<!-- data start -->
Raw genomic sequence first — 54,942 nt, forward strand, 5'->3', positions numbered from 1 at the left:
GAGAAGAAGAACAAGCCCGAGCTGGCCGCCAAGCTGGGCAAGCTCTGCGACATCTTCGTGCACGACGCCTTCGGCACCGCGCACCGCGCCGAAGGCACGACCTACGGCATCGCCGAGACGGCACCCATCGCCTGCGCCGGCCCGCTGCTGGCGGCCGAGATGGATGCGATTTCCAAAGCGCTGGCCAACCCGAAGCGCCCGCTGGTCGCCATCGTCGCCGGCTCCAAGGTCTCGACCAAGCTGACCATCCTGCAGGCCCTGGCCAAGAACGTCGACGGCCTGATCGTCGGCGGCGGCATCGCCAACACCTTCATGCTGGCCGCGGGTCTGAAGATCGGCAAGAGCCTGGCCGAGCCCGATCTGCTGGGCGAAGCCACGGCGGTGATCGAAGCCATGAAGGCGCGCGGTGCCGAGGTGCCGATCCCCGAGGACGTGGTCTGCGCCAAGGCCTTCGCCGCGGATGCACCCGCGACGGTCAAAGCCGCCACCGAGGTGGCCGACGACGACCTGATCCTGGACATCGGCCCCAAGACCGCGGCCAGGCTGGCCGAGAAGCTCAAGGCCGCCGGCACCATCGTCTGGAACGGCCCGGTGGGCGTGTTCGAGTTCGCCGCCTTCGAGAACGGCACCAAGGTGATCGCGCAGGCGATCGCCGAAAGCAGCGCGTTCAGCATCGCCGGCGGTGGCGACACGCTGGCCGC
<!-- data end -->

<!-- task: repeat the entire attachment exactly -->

Raw genomic sequence first — 54,942 nt, forward strand, 5'->3', positions numbered from 1 at the left:
GAGAAGAAGAACAAGCCCGAGCTGGCCGCCAAGCTGGGCAAGCTCTGCGACATCTTCGTGCACGACGCCTTCGGCACCGCGCACCGCGCCGAAGGCACGACCTACGGCATCGCCGAGACGGCACCCATCGCCTGCGCCGGCCCGCTGCTGGCGGCCGAGATGGATGCGATTTCCAAAGCGCTGGCCAACCCGAAGCGCCCGCTGGTCGCCATCGTCGCCGGCTCCAAGGTCTCGACCAAGCTGACCATCCTGCAGGCCCTGGCCAAGAACGTCGACGGCCTGATCGTCGGCGGCGGCATCGCCAACACCTTCATGCTGGCCGCGGGTCTGAAGATCGGCAAGAGCCTGGCCGAGCCCGATCTGCTGGGCGAAGCCACGGCGGTGATCGAAGCCATGAAGGCGCGCGGTGCCGAGGTGCCGATCCCCGAGGACGTGGTCTGCGCCAAGGCCTTCGCCGCGGATGCACCCGCGACGGTCAAAGCCGCCACCGAGGTGGCCGACGACGACCTGATCCTGGACATCGGCCCCAAGACCGCGGCCAGGCTGGCCGAGAAGCTCAAGGCCGCCGGCACCATCGTCTGGAACGGCCCGGTGGGCGTGTTCGAGTTCGCCGCCTTCGAGAACGGCACCAAGGTGATCGCGCAGGCGATCGCCGAAAGCAGCGCGTTCAGCATCGCCGGCGGTGGCGACACGCTGGCCGC